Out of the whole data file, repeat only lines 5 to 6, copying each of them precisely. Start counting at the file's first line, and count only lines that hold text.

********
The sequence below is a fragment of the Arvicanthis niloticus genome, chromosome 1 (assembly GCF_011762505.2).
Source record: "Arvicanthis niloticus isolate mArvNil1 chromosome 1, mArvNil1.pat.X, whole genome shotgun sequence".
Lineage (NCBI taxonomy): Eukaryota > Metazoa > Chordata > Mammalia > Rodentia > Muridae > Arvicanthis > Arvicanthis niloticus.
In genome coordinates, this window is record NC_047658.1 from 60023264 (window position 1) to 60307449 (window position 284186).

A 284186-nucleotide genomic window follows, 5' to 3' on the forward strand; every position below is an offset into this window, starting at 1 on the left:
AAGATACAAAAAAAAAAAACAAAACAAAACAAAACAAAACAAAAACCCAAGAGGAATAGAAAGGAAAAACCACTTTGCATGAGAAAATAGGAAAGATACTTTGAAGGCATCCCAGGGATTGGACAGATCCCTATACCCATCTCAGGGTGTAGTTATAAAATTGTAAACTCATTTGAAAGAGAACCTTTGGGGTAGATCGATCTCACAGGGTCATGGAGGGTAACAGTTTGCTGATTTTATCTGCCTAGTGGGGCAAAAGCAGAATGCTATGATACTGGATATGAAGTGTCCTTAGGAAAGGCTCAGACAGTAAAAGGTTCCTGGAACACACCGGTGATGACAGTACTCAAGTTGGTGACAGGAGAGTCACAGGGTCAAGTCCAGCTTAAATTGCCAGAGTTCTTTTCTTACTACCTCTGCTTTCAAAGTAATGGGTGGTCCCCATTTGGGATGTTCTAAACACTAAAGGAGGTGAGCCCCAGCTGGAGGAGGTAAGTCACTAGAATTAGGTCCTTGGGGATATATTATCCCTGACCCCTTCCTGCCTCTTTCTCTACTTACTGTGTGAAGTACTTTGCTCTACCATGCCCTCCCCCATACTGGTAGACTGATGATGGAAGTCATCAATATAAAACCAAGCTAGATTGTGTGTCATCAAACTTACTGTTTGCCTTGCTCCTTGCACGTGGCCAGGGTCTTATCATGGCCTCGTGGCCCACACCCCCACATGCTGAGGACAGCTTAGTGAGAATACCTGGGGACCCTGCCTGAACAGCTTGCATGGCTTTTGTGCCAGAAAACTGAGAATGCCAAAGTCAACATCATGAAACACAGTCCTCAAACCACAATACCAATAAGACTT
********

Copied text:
A 284186-nucleotide genomic window follows, 5' to 3' on the forward strand; every position below is an offset into this window, starting at 1 on the left:
AAGATACAAAAAAAAAAAACAAAACAAAACAAAACAAAACAAAAACCCAAGAGGAATAGAAAGGAAAAACCACTTTGCATGAGAAAATAGGAAAGATACTTTGAAGGCATCCCAGGGATTGGACAGATCCCTATACCCATCTCAGGGTGTAGTTATAAAATTGTAAACTCATTTGAAAGAGAACCTTTGGGGTAGATCGATCTCACAGGGTCATGGAGGGTAACAGTTTGCTGATTTTATCTGCCTAGTGGGGCAAAAGCAGAATGCTATGATACTGGATATGAAGTGTCCTTAGGAAAGGCTCAGACAGTAAAAGGTTCCTGGAACACACCGGTGATGACAGTACTCAAGTTGGTGACAGGAGAGTCACAGGGTCAAGTCCAGCTTAAATTGCCAGAGTTCTTTTCTTACTACCTCTGCTTTCAAAGTAATGGGTGGTCCCCATTTGGGATGTTCTAAACACTAAAGGAGGTGAGCCCCAGCTGGAGGAGGTAAGTCACTAGAATTAGGTCCTTGGGGATATATTATCCCTGACCCCTTCCTGCCTCTTTCTCTACTTACTGTGTGAAGTACTTTGCTCTACCATGCCCTCCCCCATACTGGTAGACTGATGATGGAAGTCATCAATATAAAACCAAGCTAGATTGTGTGTCATCAAACTTACTGTTTGCCTTGCTCCTTGCACGTGGCCAGGGTCTTATCATGGCCTCGTGGCCCACACCCCCACATGCTGAGGACAGCTTAGTGAGAATACCTGGGGACCCTGCCTGAACAGCTTGCATGGCTTTTGTGCCAGAAAACTGAGAATGCCAAAGTCAACATCATGAAACACAGTCCTCAAACCACAATACCAATAAGACTT